Combining Returns Handling into Distribution Center Boosts Efficiency, Cuts Transport Costs
Two distribution centers make the case for co-location.
(Boonton, NJ, March 8, 2012) Seeking new efficiencies from its returns operations, third-party logistics provider Ryder has integrated its forward and reverse logistics in the same facilities in several locations.
The results have been promising according to an article in the March issue of Distribution Center Management newsletter. By combining operations that are normally separate, Ryder has seen efficiency gains that range from 8 percent to 18 percent, says Steve Sensing, vice president and general manager for Ryder Supply Chain Solutions. It's also seen a 10 percent reduction in transportation costs.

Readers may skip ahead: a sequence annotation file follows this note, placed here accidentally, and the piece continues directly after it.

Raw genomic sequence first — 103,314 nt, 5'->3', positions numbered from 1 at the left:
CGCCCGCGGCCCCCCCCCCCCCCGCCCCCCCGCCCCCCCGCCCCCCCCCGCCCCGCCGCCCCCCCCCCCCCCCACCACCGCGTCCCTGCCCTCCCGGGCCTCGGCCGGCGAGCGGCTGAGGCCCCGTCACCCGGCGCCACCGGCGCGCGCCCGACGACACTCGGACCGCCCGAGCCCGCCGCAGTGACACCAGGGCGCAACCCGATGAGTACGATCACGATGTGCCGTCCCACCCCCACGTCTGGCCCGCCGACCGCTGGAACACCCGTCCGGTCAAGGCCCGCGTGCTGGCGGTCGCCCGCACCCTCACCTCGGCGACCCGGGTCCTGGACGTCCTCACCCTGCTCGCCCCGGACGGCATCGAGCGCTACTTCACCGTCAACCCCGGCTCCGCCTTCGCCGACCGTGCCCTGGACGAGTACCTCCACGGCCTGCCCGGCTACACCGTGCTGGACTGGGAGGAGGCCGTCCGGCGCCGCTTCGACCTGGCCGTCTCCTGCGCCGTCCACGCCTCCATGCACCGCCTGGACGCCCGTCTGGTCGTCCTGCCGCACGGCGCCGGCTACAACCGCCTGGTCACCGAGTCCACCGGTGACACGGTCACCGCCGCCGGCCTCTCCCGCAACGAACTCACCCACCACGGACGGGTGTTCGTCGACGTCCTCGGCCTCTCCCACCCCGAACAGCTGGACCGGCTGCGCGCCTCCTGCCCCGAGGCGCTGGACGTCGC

While co-location makes sense, Sensing acknowledges that in many operations, there are still barriers between distribution and reverse logistics. But the lines are beginning to blur.
In another example, Genco ATC has used the strategy for years, including at a facility in Nashville that handles outbound and inbound shipments for Dell.
Tim Konrad, senior vice president at Genco ATC, tells Distribution Center Management that while the outbound and inbound operations are clearly separated, putting both under one roof saves on real estate and labor costs. "You don't have the overhead of an additional facility," he says.
More companies could follow the lead of Genco and Ryder, notes Dale Rogers, chairman of the Reverse Logistics Executive Council. "It makes sense, particularly as fuel costs continue to rise."
The March issue of Distribution Center Management includes details on Ryder and Genco's reverse logistics operations.
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